Regulatory DNA opens a window through time

Genomic study sheds light on the divergence of modern humans and Neanderthals

Very little remains of the Neanderthals, evolutionary cousins of humans who lived from 500,000 to 40,000 years ago, but Neanderthal DNA extracted from fossilized specimens is making it easier to learn more about our extinct hominid relatives.

Scientists at UC San Francisco and Stanford University have identified how regulatory DNA—the DNA that controls which genes are turned on and off—varies between Neanderthals and humans, shedding light on how the two species diverged half a million years ago.

“It’s like we’re resurrecting fossils and making them come alive, one DNA sequence at a time,” Nadav Ahituv, PhD, a co-senior author on the study, told UCSF News. Ahituv is a faculty member in the Department of Bioengineering and Therapeutic Sciences, a joint department of the UCSF Schools of Pharmacy and Medicine.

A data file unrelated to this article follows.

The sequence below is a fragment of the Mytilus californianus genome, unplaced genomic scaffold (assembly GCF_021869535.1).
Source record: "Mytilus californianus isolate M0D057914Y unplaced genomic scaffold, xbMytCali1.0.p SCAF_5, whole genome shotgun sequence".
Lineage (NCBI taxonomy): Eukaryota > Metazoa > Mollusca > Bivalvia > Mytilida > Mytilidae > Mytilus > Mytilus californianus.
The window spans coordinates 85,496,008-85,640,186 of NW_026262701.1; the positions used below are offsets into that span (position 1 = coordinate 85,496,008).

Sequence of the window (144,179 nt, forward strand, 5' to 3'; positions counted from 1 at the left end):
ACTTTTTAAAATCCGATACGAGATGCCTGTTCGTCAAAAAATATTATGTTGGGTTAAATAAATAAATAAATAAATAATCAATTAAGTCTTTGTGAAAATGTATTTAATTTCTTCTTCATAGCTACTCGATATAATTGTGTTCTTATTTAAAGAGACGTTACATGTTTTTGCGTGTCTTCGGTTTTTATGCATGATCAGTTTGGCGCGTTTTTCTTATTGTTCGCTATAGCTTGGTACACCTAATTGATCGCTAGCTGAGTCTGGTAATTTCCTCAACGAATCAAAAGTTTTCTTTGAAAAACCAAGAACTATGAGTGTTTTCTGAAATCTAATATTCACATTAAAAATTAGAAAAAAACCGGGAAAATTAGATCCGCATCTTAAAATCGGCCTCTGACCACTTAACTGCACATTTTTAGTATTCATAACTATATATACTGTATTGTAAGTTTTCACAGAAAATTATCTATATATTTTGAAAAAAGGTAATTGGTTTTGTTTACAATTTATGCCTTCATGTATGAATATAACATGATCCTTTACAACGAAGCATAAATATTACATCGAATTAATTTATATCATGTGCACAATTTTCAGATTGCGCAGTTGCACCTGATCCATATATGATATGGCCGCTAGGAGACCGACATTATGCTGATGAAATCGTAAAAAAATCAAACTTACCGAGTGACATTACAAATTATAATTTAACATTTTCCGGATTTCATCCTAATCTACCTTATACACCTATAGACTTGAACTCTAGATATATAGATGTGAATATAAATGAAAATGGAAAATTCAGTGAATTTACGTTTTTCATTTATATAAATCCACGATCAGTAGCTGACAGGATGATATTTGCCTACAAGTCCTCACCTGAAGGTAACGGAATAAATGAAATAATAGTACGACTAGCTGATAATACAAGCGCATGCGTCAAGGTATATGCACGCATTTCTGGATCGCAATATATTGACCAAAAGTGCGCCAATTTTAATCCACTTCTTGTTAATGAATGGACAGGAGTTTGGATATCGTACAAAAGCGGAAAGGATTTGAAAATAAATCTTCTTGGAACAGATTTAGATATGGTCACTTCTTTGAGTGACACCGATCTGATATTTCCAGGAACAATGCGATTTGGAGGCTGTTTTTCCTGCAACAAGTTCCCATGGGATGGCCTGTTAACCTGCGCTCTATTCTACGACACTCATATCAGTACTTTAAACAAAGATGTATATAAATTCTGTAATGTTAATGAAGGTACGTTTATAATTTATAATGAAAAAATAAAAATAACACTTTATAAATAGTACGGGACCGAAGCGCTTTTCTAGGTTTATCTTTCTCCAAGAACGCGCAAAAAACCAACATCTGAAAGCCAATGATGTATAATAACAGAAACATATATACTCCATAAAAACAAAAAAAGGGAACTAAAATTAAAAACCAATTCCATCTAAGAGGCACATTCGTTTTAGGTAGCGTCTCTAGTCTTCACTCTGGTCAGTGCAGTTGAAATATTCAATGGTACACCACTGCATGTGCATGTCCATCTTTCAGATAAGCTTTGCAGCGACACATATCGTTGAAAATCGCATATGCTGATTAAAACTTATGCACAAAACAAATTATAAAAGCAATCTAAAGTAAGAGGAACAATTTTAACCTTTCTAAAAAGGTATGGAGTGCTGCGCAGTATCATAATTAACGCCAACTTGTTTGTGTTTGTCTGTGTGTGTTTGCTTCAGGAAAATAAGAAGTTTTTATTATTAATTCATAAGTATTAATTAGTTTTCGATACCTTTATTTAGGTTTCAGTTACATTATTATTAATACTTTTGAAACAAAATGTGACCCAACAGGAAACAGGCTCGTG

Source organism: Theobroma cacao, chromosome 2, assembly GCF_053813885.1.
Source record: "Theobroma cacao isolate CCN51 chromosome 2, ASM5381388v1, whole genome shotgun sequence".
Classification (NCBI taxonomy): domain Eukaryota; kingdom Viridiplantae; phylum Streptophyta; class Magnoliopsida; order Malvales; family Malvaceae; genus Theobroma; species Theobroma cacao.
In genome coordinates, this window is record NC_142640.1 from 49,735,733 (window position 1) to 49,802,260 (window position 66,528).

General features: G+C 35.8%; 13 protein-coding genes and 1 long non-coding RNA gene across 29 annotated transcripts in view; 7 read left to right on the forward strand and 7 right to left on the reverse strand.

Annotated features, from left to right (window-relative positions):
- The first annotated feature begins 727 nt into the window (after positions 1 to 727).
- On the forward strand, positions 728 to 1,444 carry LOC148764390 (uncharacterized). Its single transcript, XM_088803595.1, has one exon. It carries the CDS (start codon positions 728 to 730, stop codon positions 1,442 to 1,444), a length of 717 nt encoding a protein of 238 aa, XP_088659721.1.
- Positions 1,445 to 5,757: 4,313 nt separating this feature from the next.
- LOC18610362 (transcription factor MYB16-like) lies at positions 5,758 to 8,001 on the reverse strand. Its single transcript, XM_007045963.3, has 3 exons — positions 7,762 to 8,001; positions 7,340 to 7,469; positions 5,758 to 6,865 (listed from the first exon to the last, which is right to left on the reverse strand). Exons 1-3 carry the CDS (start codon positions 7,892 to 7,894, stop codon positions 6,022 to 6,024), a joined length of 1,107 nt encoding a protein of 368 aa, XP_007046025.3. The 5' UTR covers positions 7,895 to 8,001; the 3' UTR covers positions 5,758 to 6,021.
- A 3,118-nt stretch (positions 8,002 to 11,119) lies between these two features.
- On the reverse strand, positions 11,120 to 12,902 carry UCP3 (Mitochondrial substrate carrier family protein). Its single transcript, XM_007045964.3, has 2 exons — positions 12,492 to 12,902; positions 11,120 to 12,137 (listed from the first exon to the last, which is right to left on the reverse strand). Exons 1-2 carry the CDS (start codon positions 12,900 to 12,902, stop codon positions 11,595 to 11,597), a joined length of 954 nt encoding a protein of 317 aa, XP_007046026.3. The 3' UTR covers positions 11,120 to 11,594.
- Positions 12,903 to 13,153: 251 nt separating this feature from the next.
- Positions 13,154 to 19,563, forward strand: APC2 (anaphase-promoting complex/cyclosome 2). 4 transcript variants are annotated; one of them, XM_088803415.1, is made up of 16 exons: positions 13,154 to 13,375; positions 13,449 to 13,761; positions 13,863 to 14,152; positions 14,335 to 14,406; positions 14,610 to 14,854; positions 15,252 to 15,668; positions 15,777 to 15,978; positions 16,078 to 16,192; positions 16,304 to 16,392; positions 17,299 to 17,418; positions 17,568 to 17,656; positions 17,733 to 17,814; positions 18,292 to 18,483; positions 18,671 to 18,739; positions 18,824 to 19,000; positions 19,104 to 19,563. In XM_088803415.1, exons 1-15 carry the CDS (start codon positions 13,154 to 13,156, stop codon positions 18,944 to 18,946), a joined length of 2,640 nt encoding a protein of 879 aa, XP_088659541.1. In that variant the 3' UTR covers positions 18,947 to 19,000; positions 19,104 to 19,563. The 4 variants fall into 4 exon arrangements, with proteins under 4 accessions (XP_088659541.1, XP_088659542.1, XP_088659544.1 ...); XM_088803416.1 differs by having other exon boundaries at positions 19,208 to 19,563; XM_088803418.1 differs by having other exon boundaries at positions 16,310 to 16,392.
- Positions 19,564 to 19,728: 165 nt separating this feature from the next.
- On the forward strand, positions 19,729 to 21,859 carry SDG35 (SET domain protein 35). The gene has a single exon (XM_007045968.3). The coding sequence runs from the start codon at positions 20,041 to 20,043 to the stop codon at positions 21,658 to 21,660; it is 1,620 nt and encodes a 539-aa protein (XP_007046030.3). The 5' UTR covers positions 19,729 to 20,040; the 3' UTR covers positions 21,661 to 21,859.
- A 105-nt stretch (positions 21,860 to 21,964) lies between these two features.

The findings, published in eLife on April 22, included the identification of 407 gene regulatory sequences that differed between humans and Neanderthals. Some of these bits of DNA are known to be important for the development of soft tissues like the brain or vocal cords, which did not make it into the fossil record.

The researchers next plan to study how Neanderthal regulatory sequences change the development of human cells in the lab, with the hope of better understanding what makes us uniquely human.


Ancient DNA Sequences Reveal How Modern Humans Diverged from Neanderthals (UCSF News)


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